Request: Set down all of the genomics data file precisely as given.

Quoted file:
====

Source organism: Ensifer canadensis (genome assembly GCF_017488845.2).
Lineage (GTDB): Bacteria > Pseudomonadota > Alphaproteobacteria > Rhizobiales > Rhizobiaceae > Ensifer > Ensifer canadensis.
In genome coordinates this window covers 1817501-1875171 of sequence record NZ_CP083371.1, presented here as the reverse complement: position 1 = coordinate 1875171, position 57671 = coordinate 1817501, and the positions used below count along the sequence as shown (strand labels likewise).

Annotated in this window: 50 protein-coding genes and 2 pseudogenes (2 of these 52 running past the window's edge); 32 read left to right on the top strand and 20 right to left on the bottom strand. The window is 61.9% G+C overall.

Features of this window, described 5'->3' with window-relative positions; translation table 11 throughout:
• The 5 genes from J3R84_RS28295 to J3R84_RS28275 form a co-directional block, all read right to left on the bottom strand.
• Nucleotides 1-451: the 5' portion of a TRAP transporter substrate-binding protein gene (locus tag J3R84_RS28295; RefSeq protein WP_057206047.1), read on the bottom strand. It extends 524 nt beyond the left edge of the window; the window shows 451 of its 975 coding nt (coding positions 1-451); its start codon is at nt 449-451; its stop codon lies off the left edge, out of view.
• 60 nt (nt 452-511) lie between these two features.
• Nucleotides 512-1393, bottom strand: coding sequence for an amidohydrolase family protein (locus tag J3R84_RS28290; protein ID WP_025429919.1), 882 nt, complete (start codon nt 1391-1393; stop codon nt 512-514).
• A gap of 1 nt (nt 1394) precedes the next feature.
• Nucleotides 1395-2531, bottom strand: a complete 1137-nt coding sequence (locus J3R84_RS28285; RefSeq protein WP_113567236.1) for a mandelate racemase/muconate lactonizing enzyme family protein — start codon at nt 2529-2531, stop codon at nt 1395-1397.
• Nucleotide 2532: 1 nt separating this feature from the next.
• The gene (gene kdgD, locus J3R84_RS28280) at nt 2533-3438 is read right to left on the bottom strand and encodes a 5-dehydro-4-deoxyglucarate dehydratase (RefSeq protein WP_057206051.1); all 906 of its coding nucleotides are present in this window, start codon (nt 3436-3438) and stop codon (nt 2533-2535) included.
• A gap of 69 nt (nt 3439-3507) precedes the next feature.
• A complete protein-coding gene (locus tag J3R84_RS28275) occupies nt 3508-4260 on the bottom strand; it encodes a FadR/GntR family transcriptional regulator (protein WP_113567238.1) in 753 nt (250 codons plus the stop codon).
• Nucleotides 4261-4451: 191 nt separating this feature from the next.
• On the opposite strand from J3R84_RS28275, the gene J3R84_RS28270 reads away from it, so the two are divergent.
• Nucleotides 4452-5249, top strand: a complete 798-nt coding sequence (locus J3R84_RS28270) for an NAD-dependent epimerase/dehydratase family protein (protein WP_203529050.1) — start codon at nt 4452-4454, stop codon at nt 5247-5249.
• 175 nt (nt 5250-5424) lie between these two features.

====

Source organism: Ensifer canadensis (genome assembly GCF_017488845.2).
Lineage (GTDB): Bacteria > Pseudomonadota > Alphaproteobacteria > Rhizobiales > Rhizobiaceae > Ensifer > Ensifer canadensis.
In genome coordinates this window covers 1817501-1875171 of sequence record NZ_CP083371.1, presented here as the reverse complement: position 1 = coordinate 1875171, position 57671 = coordinate 1817501, and the positions used below count along the sequence as shown (strand labels likewise).

Annotated in this window: 50 protein-coding genes and 2 pseudogenes (2 of these 52 running past the window's edge); 32 read left to right on the top strand and 20 right to left on the bottom strand. The window is 61.9% G+C overall.

Features of this window, described 5'->3' with window-relative positions; translation table 11 throughout:
• The 5 genes from J3R84_RS28295 to J3R84_RS28275 form a co-directional block, all read right to left on the bottom strand.
• Nucleotides 1-451: the 5' portion of a TRAP transporter substrate-binding protein gene (locus tag J3R84_RS28295; RefSeq protein WP_057206047.1), read on the bottom strand. It extends 524 nt beyond the left edge of the window; the window shows 451 of its 975 coding nt (coding positions 1-451); its start codon is at nt 449-451; its stop codon lies off the left edge, out of view.
• 60 nt (nt 452-511) lie between these two features.
• Nucleotides 512-1393, bottom strand: coding sequence for an amidohydrolase family protein (locus tag J3R84_RS28290; protein ID WP_025429919.1), 882 nt, complete (start codon nt 1391-1393; stop codon nt 512-514).
• A gap of 1 nt (nt 1394) precedes the next feature.
• Nucleotides 1395-2531, bottom strand: a complete 1137-nt coding sequence (locus J3R84_RS28285; RefSeq protein WP_113567236.1) for a mandelate racemase/muconate lactonizing enzyme family protein — start codon at nt 2529-2531, stop codon at nt 1395-1397.
• Nucleotide 2532: 1 nt separating this feature from the next.
• The gene (gene kdgD, locus J3R84_RS28280) at nt 2533-3438 is read right to left on the bottom strand and encodes a 5-dehydro-4-deoxyglucarate dehydratase (RefSeq protein WP_057206051.1); all 906 of its coding nucleotides are present in this window, start codon (nt 3436-3438) and stop codon (nt 2533-2535) included.
• A gap of 69 nt (nt 3439-3507) precedes the next feature.
• A complete protein-coding gene (locus tag J3R84_RS28275) occupies nt 3508-4260 on the bottom strand; it encodes a FadR/GntR family transcriptional regulator (protein WP_113567238.1) in 753 nt (250 codons plus the stop codon).
• Nucleotides 4261-4451: 191 nt separating this feature from the next.
• On the opposite strand from J3R84_RS28275, the gene J3R84_RS28270 reads away from it, so the two are divergent.
• Nucleotides 4452-5249, top strand: a complete 798-nt coding sequence (locus J3R84_RS28270) for an NAD-dependent epimerase/dehydratase family protein (protein WP_203529050.1) — start codon at nt 4452-4454, stop codon at nt 5247-5249.
• 175 nt (nt 5250-5424) lie between these two features.